Zain Masri went from globe-trotting intern to marketing lead

Welcome to the latest installment of our blog series “My Path to Google.” These are real stories from Googlers, interns, and alumni highlighting how they got to Google, what their roles are like and even some tips on how to prepare for interviews.

In today’s post, meet Zain Kamal Masri from our Dubai office and learn about some of the many paths to joining the Google marketing team. You’ll also find out why she once carried a Street View trekker through the ancient city of Petra.

What first sparked your interest in working at Google?

When I was a university student, I participated in the Google Ad Grants Online Marketing Challenge, where students get real-world experience creating online marketing campaigns for nonprofits. I created my first-ever Google Ads campaign and experienced how the web can help any nonprofit, business or individual reach a global audience. 

I wanted to learn more about Google products, which led me to take part in Google AdCamp. I competed in a team-based advertising challenge: we went through a market and consumer analysis, developed a creative strategy and presented a final proposal to sales product experts. 

This motivated me to apply for an internship with Google’s marketing team while I completed my master’s degree. One of my internship highlights was helping capture the ancient city of Petra, Jordan for Street View—you can catch a glimpse of me carrying the Street View trekker (a device with a built-in 360-degree camera, hard drive and batteries to capture Street View imagery) in the launch film which was narrated by Queen Rania!

Zain in Petra 2

Zain with the Street View trekker in Petra, Jordan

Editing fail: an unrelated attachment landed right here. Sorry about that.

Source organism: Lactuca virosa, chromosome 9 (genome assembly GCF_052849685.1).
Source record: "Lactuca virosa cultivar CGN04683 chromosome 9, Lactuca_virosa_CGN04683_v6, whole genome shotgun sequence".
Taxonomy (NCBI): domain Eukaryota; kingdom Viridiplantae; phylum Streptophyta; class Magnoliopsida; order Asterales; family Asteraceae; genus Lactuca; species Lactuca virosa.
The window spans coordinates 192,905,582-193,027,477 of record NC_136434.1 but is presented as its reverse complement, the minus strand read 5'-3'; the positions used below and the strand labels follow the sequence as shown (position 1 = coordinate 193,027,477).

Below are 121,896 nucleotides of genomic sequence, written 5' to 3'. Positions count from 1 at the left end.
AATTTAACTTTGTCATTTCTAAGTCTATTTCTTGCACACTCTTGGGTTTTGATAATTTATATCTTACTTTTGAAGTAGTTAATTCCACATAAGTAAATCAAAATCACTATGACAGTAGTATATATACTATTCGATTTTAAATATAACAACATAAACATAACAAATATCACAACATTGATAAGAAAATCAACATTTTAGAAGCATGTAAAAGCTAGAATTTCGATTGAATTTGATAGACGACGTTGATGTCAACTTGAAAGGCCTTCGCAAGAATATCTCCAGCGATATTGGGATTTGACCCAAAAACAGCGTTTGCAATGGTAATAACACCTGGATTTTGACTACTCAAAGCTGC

Tell us about becoming a full-time Googler.

After completing my internship, a full-time role became available and I applied right away. While I was super nervous, I was (and continue to be) passionate about working at Google. I tried my best to reframe my nervousness as excitement and hoped that my passion and dedication would shine through. When I received the job offer email, I had to read it several times to fully register what I was reading. I felt so proud and immediately called my parents to share the good news. They were over the moon!

What do you wish you’d known when you started the process? 

Google has a wealth of programs for students and fresh graduates to gain experience and knowledge. I wish I knew more about the Associate Product Marketing Manager (APMM) program back when I was a student. As an APMM, you become part of a diverse community of the next generation of marketers and can access unique opportunities like rotations, bootcamps and mentorship.

What resources did you use to prepare for your interview or role?

Reading through the Google Arabia blog was extremely helpful as it gave me a deeper perspective on Google’s role in the Arab world and the top priorities and products in the region. It also helped to browse through the global Keyword blog and social channels.  

What’s your role at Google now?

I am currently the Head of Brand and Reputation at Google in the Middle East and North Africa. My role focuses on programs like Maharat min Google, which is a digital skills education program that helps youth, especially women, gain the skills they need to succeed in an increasingly digital economy. As part of the program, we created a series of short films that follow the journeys of six Arab women who have become entrepreneurs, women’s rights advocates and groundbreaking YouTube creators. We’ve trained more than 800,000 individuals, of which 50 percent are women, and 54 percent have found a job or grown in their business or career as a result of the program.

What inspires you to log in every day?

As part of my role, I manage Google Doodles for the Arab world. My main focus has been increasing female representation. Some of my personal favorite Doodles include Doria Shafik (one of the leading activists who helped women in Egypt win the right to vote) and Zaha Hadid (first woman to win the Pritzker Architecture Prize). 


Zain and her fellow Googlers at the Dubai office